by Melanie Anne Phillips & Chris Huntley
Co-creators of the Dramatica Theory
Propaganda is powerful but using it involves risks. It is like a virus or engaging in germ warfare. Once an audience is exposed to a propagandistic message, the only way they can neutralize it is to balance it with an equal but opposite force. Audiences frequently don’t like to think they are being manipulated. If the audience becomes aware of the nature of your propaganda, the equal but opposite force can take the form of a backlash against the author(s) and the propaganda itself. Look at the strong reaction against advertisers who “target” their advertising to specific demographic groups (e.g. African Americans, women, Generation X, etc.), particularly if they are trying to sell liquor, tobacco products, or other items considered “vices” in America.
Once released, propaganda is difficult to control and frequently becomes subject to real world influences. Sometimes propaganda can benefit from real world coincidences: The China Syndrome’s mild propaganda about the dangers of nuclear power plants got a big boost in affecting its audience because of the Three Mile Island incident; the media coverage of the O.J. Simpson murder case may not have tainted potential jurors, but Natural Born Killers’ propaganda against the media’s sensationalization of violence got a little extra juice added to its punch. Often real life or the passage of time can undermine the effectiveness of propaganda: it is possible that Reefer Madness may have been effective when it first came out, but audiences today find its propaganda against drug use obvious, simplistic, risible and, more importantly, ineffective.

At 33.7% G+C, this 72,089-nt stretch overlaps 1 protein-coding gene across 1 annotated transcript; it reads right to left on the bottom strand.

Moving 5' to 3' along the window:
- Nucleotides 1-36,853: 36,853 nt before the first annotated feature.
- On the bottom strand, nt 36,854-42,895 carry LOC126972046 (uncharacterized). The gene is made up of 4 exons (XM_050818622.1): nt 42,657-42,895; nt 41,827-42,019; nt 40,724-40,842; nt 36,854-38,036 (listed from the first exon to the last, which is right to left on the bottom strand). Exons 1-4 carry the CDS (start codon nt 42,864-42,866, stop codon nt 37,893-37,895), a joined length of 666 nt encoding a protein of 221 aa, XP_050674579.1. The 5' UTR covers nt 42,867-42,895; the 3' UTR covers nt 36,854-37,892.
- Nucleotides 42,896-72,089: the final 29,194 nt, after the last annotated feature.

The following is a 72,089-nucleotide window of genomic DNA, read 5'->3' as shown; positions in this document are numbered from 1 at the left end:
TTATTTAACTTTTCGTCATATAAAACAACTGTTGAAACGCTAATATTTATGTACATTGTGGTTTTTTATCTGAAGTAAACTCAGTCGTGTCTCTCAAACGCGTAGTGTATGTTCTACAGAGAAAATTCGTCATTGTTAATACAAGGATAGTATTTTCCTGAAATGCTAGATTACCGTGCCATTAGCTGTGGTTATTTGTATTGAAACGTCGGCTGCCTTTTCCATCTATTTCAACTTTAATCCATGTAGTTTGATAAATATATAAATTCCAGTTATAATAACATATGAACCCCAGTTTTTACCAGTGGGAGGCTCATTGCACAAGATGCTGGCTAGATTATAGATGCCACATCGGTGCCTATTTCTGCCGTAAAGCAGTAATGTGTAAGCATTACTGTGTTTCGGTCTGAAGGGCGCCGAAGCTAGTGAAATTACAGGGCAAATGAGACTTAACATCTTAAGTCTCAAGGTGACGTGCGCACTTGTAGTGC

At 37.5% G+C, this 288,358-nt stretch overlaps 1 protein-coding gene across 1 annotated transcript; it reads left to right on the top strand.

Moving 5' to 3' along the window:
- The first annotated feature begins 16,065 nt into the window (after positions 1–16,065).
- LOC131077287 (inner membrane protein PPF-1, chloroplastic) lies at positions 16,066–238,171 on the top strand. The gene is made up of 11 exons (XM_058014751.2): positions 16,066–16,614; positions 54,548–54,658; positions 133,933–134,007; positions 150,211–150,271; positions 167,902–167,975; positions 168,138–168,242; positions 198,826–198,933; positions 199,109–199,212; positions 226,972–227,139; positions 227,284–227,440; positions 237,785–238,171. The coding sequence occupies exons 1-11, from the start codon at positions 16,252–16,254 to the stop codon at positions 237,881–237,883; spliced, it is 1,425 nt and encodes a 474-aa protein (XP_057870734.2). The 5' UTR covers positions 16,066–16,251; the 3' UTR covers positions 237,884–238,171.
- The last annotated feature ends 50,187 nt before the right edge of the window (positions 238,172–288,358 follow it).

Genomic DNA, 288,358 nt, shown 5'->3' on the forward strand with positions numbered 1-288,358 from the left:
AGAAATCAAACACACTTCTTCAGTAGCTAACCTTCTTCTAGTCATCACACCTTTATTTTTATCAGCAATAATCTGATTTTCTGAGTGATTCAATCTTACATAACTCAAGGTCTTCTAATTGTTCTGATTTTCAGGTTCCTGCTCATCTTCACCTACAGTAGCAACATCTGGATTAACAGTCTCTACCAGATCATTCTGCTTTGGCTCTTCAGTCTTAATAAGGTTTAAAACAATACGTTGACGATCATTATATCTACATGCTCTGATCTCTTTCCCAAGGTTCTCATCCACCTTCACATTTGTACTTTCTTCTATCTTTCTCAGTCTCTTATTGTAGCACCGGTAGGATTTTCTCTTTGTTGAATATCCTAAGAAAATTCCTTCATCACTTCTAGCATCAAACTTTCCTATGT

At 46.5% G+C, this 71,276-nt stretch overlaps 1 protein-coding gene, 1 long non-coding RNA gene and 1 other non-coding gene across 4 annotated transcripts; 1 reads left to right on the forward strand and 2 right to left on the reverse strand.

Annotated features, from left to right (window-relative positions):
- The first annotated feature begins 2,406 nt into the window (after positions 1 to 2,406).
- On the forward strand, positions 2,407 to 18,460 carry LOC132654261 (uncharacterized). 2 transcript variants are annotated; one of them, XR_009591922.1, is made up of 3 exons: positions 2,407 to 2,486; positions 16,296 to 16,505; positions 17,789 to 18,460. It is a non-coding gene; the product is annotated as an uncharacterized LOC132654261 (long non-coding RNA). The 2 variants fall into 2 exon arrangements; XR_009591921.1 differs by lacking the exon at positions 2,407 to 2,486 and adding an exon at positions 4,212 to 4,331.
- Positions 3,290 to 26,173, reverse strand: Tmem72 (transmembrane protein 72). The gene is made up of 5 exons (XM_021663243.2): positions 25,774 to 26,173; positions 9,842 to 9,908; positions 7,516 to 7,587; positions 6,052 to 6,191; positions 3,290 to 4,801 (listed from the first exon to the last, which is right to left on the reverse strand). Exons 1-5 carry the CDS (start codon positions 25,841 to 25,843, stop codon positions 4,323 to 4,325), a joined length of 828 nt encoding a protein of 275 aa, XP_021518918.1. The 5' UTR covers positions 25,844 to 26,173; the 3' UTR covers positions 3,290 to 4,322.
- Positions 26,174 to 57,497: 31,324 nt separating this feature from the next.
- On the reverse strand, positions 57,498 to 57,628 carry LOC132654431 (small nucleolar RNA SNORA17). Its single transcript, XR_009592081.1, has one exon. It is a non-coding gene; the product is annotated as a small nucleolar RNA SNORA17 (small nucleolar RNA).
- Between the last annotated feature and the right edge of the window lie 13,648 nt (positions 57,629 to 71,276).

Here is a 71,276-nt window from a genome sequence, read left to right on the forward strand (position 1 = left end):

From the Dramatica Theory Book